Victor Hugo, in Les Miserables, creates a Christ figure in the character of Jean Valjean.
Jean Valjean is currently the mayor of a town after he runs away from his parole. His parole officer, Javert, is constantly on the lookout for him. One day, Valjean gets news that a man was captured and was going to appear before the judge because the man was framed as being Jean Valjean. Valjean is torn between letting the man take the punishment so that he could stay in his town and watch over his people and going to the court and turning himself in, as an honest man would.
Ultimately, Valjean decides to turn himself in, and to the judge, before the jury, says, “’Gentlemen of the jury, release the accused…
He is not the man whom you seek; it is I, I am Jean Valjean’” (pg. 118). Valjean sacrifices the life he built up for himself after struggling for years in chains. He turns himself in, knowing full well he’d have to face serious consequences and possibly even leave his position as mayor.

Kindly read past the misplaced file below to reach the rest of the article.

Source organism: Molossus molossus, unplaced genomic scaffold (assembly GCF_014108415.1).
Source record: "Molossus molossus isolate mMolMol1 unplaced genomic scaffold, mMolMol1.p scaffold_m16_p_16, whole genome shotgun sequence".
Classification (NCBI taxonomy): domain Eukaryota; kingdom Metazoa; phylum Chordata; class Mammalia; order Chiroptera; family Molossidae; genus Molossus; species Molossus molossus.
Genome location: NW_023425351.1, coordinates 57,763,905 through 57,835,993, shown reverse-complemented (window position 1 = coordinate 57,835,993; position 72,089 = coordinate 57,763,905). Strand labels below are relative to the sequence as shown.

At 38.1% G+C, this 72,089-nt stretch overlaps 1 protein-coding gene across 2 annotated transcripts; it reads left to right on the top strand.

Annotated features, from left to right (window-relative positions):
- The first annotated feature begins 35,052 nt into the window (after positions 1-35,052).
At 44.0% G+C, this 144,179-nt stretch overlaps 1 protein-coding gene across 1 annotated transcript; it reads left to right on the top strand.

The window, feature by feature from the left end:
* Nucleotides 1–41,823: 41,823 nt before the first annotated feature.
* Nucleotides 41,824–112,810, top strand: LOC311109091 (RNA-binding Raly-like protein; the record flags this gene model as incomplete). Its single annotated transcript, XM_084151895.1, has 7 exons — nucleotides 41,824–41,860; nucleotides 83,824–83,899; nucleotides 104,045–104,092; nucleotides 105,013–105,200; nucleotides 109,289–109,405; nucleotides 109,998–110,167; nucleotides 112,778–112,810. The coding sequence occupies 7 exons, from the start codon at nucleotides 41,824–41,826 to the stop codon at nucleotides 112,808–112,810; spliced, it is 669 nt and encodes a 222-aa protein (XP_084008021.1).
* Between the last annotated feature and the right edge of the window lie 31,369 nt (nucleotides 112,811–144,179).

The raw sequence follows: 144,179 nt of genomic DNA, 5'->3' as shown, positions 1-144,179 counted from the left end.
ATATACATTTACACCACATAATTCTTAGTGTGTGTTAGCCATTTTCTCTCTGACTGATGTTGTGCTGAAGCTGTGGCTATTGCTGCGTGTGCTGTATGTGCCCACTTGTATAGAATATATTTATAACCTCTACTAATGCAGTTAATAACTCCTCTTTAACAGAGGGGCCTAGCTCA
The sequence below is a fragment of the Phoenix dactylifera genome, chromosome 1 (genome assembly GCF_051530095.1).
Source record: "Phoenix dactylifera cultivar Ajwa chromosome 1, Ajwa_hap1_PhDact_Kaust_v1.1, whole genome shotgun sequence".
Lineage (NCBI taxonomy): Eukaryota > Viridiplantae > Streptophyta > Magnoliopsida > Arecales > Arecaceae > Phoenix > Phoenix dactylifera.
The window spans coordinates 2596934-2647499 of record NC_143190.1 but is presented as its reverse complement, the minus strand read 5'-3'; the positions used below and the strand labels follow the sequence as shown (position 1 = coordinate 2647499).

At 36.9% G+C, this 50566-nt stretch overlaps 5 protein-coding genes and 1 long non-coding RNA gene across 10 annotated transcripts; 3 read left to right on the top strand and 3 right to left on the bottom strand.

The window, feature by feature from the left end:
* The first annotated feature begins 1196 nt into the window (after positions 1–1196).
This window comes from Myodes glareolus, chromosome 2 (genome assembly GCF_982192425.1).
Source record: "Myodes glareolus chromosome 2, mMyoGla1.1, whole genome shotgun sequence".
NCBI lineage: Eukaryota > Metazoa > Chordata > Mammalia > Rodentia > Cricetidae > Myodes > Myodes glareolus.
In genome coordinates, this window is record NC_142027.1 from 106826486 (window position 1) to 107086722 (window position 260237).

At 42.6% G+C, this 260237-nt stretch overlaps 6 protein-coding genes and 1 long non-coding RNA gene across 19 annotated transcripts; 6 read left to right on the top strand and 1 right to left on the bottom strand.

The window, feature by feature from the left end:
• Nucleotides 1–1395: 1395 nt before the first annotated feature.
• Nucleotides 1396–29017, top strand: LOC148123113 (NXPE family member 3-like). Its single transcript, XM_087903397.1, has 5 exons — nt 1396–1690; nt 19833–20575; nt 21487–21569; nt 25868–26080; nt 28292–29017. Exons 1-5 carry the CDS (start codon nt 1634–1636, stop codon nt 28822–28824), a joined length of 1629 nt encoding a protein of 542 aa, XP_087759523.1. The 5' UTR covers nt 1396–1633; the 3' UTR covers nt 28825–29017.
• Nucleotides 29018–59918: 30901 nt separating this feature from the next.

However, Valjean still decides to turn himself in because he feels that it is unjust for the man to take the blame for him. He feels that his punishment is worth it because he is doing the right thing. Similarly, Christ died for our sins. He entered the world knowing full well that he’d be hated, humiliated, harassed – yet because he knew it was the right thing for him to do under God’s will, he sacrificed himself in order to save us from God’s wrath.
Jesus allowed himself to be hung on the cross in shame with his father’s entire wrath on his shoulders as the ultimate sacrifice. Valjean sacrifices the life he built up for himself and spares the man of his punishment because he knows it is what he has to do, even if that means he would have to endure much pain and many struggles.
Cite this Jean Valjean – Christ Figure
Jean Valjean – Christ Figure. (2016, May 04). Retrieved from https://graduateway.com/jean-valjean-christ-figure/